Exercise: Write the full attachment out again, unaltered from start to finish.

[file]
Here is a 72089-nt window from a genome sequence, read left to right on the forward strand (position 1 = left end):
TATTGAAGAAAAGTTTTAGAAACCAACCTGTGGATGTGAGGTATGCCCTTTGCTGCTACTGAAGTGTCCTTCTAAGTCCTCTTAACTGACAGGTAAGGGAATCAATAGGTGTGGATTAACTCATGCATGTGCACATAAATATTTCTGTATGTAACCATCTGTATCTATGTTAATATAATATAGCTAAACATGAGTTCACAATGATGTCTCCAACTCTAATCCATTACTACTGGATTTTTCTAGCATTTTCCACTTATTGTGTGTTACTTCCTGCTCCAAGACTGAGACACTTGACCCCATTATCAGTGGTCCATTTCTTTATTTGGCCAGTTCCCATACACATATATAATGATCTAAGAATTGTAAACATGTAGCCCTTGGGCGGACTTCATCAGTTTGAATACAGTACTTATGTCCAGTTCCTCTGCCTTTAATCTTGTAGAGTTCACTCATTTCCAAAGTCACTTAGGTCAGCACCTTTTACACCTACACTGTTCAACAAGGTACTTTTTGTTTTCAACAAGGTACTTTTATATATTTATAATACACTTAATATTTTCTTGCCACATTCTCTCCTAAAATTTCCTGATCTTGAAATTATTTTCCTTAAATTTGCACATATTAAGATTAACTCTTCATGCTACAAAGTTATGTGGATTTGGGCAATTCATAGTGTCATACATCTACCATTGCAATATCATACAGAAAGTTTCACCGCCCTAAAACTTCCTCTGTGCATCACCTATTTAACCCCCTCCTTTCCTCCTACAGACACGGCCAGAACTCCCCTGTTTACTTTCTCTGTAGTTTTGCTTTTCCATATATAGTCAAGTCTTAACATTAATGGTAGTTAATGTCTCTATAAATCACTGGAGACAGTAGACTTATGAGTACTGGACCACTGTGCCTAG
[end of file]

Here is a 72089-nt window from a genome sequence, read left to right on the forward strand (position 1 = left end):
TATTGAAGAAAAGTTTTAGAAACCAACCTGTGGATGTGAGGTATGCCCTTTGCTGCTACTGAAGTGTCCTTCTAAGTCCTCTTAACTGACAGGTAAGGGAATCAATAGGTGTGGATTAACTCATGCATGTGCACATAAATATTTCTGTATGTAACCATCTGTATCTATGTTAATATAATATAGCTAAACATGAGTTCACAATGATGTCTCCAACTCTAATCCATTACTACTGGATTTTTCTAGCATTTTCCACTTATTGTGTGTTACTTCCTGCTCCAAGACTGAGACACTTGACCCCATTATCAGTGGTCCATTTCTTTATTTGGCCAGTTCCCATACACATATATAATGATCTAAGAATTGTAAACATGTAGCCCTTGGGCGGACTTCATCAGTTTGAATACAGTACTTATGTCCAGTTCCTCTGCCTTTAATCTTGTAGAGTTCACTCATTTCCAAAGTCACTTAGGTCAGCACCTTTTACACCTACACTGTTCAACAAGGTACTTTTTGTTTTCAACAAGGTACTTTTATATATTTATAATACACTTAATATTTTCTTGCCACATTCTCTCCTAAAATTTCCTGATCTTGAAATTATTTTCCTTAAATTTGCACATATTAAGATTAACTCTTCATGCTACAAAGTTATGTGGATTTGGGCAATTCATAGTGTCATACATCTACCATTGCAATATCATACAGAAAGTTTCACCGCCCTAAAACTTCCTCTGTGCATCACCTATTTAACCCCCTCCTTTCCTCCTACAGACACGGCCAGAACTCCCCTGTTTACTTTCTCTGTAGTTTTGCTTTTCCATATATAGTCAAGTCTTAACATTAATGGTAGTTAATGTCTCTATAAATCACTGGAGACAGTAGACTTATGAGTACTGGACCACTGTGCCTAG